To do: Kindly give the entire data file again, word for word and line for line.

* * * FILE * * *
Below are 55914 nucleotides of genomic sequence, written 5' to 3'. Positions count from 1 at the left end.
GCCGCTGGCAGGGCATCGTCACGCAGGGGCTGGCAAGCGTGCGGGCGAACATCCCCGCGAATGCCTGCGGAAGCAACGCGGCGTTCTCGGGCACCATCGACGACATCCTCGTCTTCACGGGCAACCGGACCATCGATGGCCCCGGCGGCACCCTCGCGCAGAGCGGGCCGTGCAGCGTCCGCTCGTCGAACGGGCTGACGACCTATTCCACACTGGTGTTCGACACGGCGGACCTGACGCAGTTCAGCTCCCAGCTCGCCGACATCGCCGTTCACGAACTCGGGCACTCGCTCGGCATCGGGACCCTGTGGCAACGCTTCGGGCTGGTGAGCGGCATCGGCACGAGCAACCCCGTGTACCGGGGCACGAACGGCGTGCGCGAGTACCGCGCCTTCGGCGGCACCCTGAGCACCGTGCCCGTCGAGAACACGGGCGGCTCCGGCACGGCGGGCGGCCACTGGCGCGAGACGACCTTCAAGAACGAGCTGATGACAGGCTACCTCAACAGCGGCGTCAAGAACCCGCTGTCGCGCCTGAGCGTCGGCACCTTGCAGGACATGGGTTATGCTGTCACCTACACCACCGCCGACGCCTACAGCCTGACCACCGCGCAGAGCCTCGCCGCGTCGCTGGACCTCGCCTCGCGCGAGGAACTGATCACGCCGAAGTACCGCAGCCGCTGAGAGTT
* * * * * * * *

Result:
Below are 55914 nucleotides of genomic sequence, written 5' to 3'. Positions count from 1 at the left end.
GCCGCTGGCAGGGCATCGTCACGCAGGGGCTGGCAAGCGTGCGGGCGAACATCCCCGCGAATGCCTGCGGAAGCAACGCGGCGTTCTCGGGCACCATCGACGACATCCTCGTCTTCACGGGCAACCGGACCATCGATGGCCCCGGCGGCACCCTCGCGCAGAGCGGGCCGTGCAGCGTCCGCTCGTCGAACGGGCTGACGACCTATTCCACACTGGTGTTCGACACGGCGGACCTGACGCAGTTCAGCTCCCAGCTCGCCGACATCGCCGTTCACGAACTCGGGCACTCGCTCGGCATCGGGACCCTGTGGCAACGCTTCGGGCTGGTGAGCGGCATCGGCACGAGCAACCCCGTGTACCGGGGCACGAACGGCGTGCGCGAGTACCGCGCCTTCGGCGGCACCCTGAGCACCGTGCCCGTCGAGAACACGGGCGGCTCCGGCACGGCGGGCGGCCACTGGCGCGAGACGACCTTCAAGAACGAGCTGATGACAGGCTACCTCAACAGCGGCGTCAAGAACCCGCTGTCGCGCCTGAGCGTCGGCACCTTGCAGGACATGGGTTATGCTGTCACCTACACCACCGCCGACGCCTACAGCCTGACCACCGCGCAGAGCCTCGCCGCGTCGCTGGACCTCGCCTCGCGCGAGGAACTGATCACGCCGAAGTACCGCAGCCGCTGAGAGTT